Boom times (2016 Special Edition)


#21

Doesn’t this allow the government to get a good return on NAMA property, a saving for the tax payer?


#22

Yes the figures are meaningless and GNP is now as distorted as GDP, but I’m not sure any of it mean much.

Remember that one of the four freedoms is the free movement of capital. That capital started moving from the UK last year should not surprise.

So it leaves us with a difficulty in what to measure growth and indebtedness by. I propose GNI and debt per capita. Any other ideas?


#23

“Thar’ she blows!”

I can see the pay gouging, I mean “restoration” movement, getting another shot in the arm after this…

I know it’s not particularly related, but that won’t stop the unions!


#24

Cost of servicing the debt seems like a more useful metric than how much if it there is, really…


#25

Without derailing the thread… What are our 4 core EU freedoms?

  1. Free movment of people
  2. Free movment of goods & services
  3. Free movment of capital
  4. ???

#26

Goods and services are separate freedoms :slight_smile:


#27

Fictitious GDP numbers don’t change the value of property


#28

Where are you getting that there is 40% between GDP and GNI here. According to the world bank there is 15% difference in 2014

tradingeconomics.com/ireland … -data.html


#29

Ok gotya.


#30

It is unfortunate that there are such distorting elements in the official figures. But that shouldn’t be allowed to obscure the fact that the minimum ‘real’ growth the economy experienced last year is around 6.5%+, which most other countries would kill for.


#31

Using tax receipts as a proxy for the economy

finance.gov.ie/what-we-do/pu … x-receipts

Tax receipts outturn month of June, so only for 6 months, but comparing like to like:

2016 22.5 bn

2015 20.6 bn

2014 18.5 bn

average +10% per annum


#32

This post makes even less sense than the GDP numbers, and that’s saying something.


#33

I thought that I read that there is a large increase in corporation taxes due largely to companies that are rebasing to Ireland without offering much in terms of actual employment here, so the actual tax returns themselves can’t be trusted to show the real underlying growth in the economy (if this is true).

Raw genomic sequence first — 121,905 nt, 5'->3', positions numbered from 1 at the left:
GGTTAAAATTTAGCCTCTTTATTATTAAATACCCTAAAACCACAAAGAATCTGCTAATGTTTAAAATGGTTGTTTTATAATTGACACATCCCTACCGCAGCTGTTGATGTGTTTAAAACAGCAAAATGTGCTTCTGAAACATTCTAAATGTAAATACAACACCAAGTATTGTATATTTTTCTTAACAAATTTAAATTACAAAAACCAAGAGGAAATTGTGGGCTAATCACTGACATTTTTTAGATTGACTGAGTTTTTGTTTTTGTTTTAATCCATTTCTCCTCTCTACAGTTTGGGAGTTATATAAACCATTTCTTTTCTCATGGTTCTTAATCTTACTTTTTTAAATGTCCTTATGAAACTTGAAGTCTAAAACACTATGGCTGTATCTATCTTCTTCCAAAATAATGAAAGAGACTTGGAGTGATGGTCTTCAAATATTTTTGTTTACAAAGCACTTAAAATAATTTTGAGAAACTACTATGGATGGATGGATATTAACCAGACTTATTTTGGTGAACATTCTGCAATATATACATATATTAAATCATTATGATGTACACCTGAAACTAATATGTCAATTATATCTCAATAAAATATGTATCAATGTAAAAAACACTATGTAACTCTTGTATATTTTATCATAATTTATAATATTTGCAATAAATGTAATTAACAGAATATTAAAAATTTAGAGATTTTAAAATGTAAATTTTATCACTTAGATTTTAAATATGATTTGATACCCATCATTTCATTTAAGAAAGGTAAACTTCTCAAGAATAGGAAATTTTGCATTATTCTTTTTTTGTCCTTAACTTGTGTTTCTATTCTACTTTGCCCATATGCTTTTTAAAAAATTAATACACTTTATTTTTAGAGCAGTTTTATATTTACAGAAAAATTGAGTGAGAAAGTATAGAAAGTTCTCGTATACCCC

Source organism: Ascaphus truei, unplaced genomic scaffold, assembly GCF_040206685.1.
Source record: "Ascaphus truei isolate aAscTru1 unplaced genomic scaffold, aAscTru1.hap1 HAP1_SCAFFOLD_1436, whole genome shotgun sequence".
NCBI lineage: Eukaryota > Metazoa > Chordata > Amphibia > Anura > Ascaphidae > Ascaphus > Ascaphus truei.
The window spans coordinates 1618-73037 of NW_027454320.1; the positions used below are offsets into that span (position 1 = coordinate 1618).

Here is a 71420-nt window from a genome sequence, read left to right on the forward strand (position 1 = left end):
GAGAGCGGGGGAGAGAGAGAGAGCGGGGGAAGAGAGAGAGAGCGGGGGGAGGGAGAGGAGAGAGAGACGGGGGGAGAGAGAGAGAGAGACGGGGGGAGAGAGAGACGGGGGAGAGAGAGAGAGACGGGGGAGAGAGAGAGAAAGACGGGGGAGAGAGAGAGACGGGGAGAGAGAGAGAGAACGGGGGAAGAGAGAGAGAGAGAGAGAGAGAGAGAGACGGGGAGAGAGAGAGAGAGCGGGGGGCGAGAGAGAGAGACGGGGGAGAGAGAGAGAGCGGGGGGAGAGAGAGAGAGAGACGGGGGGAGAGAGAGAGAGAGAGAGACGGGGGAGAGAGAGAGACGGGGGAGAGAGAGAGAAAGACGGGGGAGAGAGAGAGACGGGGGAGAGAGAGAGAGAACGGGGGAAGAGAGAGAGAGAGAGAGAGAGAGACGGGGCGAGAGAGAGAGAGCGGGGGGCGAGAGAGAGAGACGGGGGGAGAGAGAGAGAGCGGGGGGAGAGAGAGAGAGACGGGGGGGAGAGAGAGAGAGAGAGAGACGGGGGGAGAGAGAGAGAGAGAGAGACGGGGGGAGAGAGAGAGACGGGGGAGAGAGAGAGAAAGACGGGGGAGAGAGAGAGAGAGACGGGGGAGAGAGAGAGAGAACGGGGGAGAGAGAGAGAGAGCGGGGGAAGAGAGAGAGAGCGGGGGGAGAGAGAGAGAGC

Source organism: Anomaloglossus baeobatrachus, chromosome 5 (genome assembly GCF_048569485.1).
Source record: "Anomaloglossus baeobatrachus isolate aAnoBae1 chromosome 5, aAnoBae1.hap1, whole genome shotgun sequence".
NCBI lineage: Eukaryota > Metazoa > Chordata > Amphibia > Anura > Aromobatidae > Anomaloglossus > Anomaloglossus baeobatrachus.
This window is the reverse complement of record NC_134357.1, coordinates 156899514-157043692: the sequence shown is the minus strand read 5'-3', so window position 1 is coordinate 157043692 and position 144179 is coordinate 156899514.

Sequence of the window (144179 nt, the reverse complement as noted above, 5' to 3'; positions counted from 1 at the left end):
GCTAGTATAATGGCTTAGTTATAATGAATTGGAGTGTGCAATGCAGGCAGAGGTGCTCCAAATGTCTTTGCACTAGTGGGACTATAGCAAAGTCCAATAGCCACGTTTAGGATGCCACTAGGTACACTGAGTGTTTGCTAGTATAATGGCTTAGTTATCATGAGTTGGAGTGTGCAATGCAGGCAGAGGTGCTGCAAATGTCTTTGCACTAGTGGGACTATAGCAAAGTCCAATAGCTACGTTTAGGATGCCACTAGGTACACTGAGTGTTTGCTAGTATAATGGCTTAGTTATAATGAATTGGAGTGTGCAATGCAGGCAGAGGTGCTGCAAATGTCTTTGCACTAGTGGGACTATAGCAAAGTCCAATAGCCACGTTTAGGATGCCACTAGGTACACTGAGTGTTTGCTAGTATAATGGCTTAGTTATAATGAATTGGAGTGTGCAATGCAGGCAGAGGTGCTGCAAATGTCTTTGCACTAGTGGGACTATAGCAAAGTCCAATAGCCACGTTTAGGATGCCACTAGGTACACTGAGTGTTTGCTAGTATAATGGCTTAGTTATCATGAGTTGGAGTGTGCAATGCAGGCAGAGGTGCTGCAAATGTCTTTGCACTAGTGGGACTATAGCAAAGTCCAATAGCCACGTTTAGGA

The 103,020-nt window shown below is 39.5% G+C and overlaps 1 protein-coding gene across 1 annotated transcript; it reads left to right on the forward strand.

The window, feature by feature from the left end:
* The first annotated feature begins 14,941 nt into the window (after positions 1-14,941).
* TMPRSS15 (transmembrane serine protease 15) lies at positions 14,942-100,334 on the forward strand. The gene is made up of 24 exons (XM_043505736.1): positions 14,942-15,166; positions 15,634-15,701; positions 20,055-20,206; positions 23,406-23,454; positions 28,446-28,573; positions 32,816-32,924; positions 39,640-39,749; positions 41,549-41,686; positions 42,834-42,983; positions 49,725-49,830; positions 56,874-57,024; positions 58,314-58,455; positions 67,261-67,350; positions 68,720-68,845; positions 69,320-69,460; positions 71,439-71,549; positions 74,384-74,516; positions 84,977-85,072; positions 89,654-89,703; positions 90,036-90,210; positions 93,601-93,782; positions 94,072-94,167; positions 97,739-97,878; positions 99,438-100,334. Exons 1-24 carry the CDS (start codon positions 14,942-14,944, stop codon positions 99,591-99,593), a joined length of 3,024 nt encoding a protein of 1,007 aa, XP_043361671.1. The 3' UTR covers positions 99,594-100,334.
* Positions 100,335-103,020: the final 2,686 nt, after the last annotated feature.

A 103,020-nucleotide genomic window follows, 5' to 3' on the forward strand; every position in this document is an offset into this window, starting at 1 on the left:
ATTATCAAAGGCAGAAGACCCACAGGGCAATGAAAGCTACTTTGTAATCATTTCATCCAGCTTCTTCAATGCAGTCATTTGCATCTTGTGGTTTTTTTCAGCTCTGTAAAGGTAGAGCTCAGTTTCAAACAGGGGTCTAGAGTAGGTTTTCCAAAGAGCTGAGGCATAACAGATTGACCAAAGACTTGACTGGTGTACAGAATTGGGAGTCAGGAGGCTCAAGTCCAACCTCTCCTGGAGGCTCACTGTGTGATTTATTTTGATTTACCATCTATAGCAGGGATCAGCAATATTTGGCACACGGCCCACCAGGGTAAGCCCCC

#34

Just double checked…I looked at wrong column for GNI.

The numbers are in the link provided…

Table A

Gross Domestic Product (GDP) 2015 at current market prices 255,815

The correct number for GNI 2015 is 195,169 not the 164,488 I quoted. Thats was Gross National Income at constant market prices for 2014.

So actually 76% rather than 64% I originally quoted. So not 15% but 24%. But not the original 34% I thought.

Still pretty grim when most other countries are close to par. Just like GDP/GNP.


#35

You do know who has been buying directly or indirectly most sovereign debt the last few years? The ECB are currently only officially buying 1/3 or so but a lot the rest ends up eventually being parked at the ECB. The Feds and BOJ ditto.

As for the income tax and VAT receipts, thats what happened back in the 80’s when Ireland had to finance its 100% plus GNP dept on the open capital markets. I remember some years interest on the debt was almost equal to the gross income tax receipts. This time around you’d see a big chunk of VAT going too. So if the Irish CB does not directly or indirectly hold the majority of Irish national debt the NTMA is going to have some interesting problems when the ECB stops the current merry go round. Because the merry go round always stops. Sooner or later. The French and German CBs will not have the same kind of problem as Irelands as they currently directly or indirectly control most of their issued sovereign debt. Thats been a deliberate policy since the ECB opened the spigots in 2012. 4.5 trillion and counting…

So they,the French, Germans, US, Japanese etc - the big players, who know how the game is played can ZIRP to their hearts contents as they will not be so dependent on the open capital markets to roll over their national debt. The fact that it destroys all real future economic growth is a secondary matter by the stage. Those Boomers want their pensions and retirement income. And a slowly debauched currency is how it is going to be paid.

As for the smaller countries like Ireland who are massively in debt. They’re fucked. South America in the '80’s fucked.

Hope that was a bit clearer.


#36

As a more or less average non-citizen permanent resident, I don’t need 20% growth, as long as inflation is low enough. At this point, I’d be happy if the government were to spend the taxes on gold or uranium and drop it down a mineshaft, or (more productively), pay off the most expensive state debt, just as long as they don’t use it to bribe Joe Public to buy even more allegedly cheap future money on credit.


#37

well, it’s certainly clear that your post doesn’t communicate an understanding of sovereign debt, capital markets or “roll over”… but we’ll leave it there for the moment…

I mean it’s not like people haven’t been screaming “collapse” for 7 years now aaaaand the S&P is at new highs and sovereign yields at historic lows…
hmmmm, maybe the fundamental assumptions are incorrect? :open_mouth:


#38

As we know GDP is not a very good metric for scaling your debt to.

Debt interest is likely to be one third of income tax revenue this year.

Not a heavy burden.


#39

Krugman calling it “leprechaun economics”. Looks like we need a “real GDP” number.

A real risk of technical recession in 6 months. We’ll see people back-peddling from these numbers fairly swiftly then.


#40

A come on, you are taking GDP at current prices and GNI at constant to make the gap look bigger. If you take them both at constant or both at current then the gap was 20% in 2015. Far off yesterdays claim that GNI was just above 60% of GDP here.

Also GNI is slightly above GNP in 2015. Not below it by 20/25%